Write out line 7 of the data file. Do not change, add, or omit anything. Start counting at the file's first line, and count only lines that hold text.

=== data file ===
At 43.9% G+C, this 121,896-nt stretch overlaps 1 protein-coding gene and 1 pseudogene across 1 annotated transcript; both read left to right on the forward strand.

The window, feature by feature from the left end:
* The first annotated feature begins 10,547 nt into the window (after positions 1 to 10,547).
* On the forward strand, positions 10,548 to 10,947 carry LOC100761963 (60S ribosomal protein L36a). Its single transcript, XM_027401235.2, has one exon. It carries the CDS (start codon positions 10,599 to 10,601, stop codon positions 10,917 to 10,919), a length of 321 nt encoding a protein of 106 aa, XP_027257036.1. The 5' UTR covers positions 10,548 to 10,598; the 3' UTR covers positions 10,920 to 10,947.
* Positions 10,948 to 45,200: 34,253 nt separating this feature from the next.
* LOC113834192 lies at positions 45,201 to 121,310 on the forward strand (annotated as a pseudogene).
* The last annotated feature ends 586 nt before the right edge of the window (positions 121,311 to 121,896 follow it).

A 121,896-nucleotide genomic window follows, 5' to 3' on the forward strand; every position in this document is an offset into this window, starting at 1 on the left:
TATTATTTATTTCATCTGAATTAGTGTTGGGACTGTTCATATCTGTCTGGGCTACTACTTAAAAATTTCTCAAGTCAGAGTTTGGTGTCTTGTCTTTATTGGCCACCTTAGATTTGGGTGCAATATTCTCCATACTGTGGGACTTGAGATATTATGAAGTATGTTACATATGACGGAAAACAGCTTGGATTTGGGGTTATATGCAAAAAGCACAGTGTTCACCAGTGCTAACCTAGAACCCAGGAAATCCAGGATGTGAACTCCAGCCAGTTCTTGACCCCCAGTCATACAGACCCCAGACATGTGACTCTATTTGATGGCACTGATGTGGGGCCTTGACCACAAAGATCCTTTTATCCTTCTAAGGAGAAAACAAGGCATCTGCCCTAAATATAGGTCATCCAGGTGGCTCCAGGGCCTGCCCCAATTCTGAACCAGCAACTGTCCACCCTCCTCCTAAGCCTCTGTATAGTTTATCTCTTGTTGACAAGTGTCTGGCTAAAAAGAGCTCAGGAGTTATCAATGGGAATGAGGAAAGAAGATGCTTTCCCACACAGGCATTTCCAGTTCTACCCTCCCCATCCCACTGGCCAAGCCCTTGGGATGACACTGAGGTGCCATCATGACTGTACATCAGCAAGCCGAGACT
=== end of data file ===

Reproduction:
* The last annotated feature ends 586 nt before the right edge of the window (positions 121,311 to 121,896 follow it).